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ATHENS 2004

Peirsol Calls Winner a Cheat

U.S. swimmer says gold medalist in 100 breaststroke used illegal dolphin kick.

August 16, 2004|Lisa Dillman | Times Staff Writer

ATHENS — Aaron Peirsol accused Kosuke Kitajima of Japan of "cheating" by using an illegal dolphin kick at the start of the men's 100-meter breaststroke race Sunday at the Olympics.

The accusation came shortly after Kitajima won in 1:00.08, defeating Peirsol's friend and University of Texas teammate, world-record holder Brendan Hansen, who took the silver in 1:00.25. Kitajima, through a translator, denied using the prohibited kick.

Peirsol, normally the picture of Southern California cool, rushed over to reporters just after his own semifinal heat of the 100 backstroke.

"It's just ridiculous. There's nothing you can do about it. Somebody needs to say something. No one else will tell you.... He has Brendan's medal," said Peirsol, the reigning world champion in the 100 and 200 backstrokes.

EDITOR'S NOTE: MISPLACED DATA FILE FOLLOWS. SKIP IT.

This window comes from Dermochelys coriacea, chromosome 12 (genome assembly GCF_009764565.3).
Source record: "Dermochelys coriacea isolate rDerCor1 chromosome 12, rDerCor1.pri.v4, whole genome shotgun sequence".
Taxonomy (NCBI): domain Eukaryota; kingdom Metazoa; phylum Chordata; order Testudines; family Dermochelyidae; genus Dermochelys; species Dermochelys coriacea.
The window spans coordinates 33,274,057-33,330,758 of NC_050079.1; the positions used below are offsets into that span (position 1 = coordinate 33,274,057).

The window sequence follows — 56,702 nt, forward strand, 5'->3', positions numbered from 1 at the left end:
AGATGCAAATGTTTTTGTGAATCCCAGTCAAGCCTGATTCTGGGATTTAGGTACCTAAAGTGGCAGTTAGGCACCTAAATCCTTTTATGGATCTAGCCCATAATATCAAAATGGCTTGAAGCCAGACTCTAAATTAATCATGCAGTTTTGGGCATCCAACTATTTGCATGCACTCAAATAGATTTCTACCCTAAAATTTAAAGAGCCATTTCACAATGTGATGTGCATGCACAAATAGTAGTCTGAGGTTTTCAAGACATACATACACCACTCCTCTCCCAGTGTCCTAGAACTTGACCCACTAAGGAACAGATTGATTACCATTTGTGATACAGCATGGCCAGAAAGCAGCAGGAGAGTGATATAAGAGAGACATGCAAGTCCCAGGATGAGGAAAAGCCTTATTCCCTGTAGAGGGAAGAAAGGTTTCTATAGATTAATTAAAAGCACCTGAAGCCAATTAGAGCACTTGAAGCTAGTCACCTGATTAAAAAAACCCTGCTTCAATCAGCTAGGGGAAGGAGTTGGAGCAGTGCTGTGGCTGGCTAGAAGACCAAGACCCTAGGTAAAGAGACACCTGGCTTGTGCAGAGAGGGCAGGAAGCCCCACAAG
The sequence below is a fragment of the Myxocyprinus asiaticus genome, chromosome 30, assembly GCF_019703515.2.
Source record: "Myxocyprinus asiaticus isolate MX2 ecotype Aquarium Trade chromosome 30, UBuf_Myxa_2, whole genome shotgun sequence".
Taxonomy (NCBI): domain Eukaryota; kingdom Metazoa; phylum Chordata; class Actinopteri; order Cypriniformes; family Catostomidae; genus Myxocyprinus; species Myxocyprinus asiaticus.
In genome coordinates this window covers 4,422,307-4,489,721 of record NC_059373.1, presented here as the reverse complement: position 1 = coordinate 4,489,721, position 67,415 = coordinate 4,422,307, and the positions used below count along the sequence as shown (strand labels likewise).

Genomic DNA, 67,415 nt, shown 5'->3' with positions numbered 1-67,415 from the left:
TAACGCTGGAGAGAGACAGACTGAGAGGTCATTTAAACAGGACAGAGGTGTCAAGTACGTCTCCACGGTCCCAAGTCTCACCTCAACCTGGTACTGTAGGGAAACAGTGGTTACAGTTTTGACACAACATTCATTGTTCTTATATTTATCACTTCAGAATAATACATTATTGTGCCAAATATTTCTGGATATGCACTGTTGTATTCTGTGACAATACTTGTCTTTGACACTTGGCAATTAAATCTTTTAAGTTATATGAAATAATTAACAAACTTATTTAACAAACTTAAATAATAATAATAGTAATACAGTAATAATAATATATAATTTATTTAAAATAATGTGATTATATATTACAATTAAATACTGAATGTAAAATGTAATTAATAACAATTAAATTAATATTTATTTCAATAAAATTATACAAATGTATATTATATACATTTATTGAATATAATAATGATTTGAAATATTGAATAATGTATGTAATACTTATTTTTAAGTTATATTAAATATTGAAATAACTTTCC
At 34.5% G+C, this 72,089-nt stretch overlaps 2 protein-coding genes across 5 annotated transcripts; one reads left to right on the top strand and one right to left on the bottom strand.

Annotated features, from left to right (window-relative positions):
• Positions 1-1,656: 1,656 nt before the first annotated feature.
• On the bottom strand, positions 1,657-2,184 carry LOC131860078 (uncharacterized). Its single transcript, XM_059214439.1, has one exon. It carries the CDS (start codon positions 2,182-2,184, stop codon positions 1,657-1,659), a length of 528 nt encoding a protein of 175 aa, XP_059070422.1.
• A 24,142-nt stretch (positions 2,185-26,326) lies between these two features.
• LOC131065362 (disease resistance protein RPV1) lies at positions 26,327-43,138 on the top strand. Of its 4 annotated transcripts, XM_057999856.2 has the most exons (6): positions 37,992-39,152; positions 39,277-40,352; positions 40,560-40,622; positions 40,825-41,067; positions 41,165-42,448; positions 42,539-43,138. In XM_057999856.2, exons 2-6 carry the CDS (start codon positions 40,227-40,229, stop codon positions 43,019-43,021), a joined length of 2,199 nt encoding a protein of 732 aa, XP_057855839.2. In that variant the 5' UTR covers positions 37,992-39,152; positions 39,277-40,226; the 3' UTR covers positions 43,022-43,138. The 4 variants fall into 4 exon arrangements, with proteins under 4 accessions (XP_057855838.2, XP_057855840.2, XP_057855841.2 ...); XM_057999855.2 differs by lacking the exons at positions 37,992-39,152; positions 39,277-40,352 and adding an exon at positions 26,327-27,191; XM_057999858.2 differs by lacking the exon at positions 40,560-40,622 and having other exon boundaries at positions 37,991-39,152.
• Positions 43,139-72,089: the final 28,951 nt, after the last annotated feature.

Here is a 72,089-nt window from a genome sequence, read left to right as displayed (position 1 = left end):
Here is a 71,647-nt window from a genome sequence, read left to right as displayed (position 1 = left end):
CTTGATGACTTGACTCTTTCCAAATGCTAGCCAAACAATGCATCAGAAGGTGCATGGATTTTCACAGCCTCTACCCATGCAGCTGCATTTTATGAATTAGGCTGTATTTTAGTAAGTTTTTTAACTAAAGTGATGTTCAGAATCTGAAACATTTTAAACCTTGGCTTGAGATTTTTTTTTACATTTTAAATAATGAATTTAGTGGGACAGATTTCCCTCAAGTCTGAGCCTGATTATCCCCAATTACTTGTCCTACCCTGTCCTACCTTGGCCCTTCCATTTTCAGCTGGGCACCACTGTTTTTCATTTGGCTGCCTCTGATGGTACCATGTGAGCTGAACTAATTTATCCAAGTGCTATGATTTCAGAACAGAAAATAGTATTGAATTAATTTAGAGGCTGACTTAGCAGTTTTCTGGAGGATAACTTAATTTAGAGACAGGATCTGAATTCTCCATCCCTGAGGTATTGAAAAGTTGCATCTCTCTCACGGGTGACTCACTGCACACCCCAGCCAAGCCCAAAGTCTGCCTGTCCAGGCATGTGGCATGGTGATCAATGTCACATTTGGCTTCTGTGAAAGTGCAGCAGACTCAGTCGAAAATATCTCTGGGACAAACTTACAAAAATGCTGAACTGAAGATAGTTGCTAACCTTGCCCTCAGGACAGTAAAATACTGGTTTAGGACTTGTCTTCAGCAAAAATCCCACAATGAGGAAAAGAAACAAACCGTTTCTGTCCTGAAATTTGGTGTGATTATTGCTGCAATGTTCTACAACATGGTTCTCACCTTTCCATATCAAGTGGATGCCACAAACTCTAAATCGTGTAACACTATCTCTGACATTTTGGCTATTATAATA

Peirsol was watching the race with Ian Crocker, and Peirsol said they were stunned to see the underwater shot, saying that Kitajima took advantage of the judges' inability to see the illegal kick.

U.S. men's Coach Eddie Reese said there was no avenue for appeal on a judgment call, adding, "There was no whistle, there was no foul."

Hansen took the high road: "I didn't swim my race. I swam his race."

"He definitely did the dolphin kick," Jason Lezak, another U.S. swimmer, said of Kitajima. "I watched both times on the monitor last summer at the world championships, and I remember the whole crowd going a little, 'Ah.' This time, they didn't show the replay. But in live time it was real obvious."

*

U.S. swimmer Kaitlin Sandeno won her second medal in two days, taking third in the 400 freestyle, in 4:06.19. The winner was Laure Manaudou of France, who went 4:05.34.

Sandeno, whose previous personal best in the event was 4:08.07, has benefited from the 2000 Games, when she was expected to win several medals.

"You can see some of the younger girls are having a harder time in the morning," she said. "That's what happens with experience. I think I'm a more mature swimmer now and having a lot of fun."

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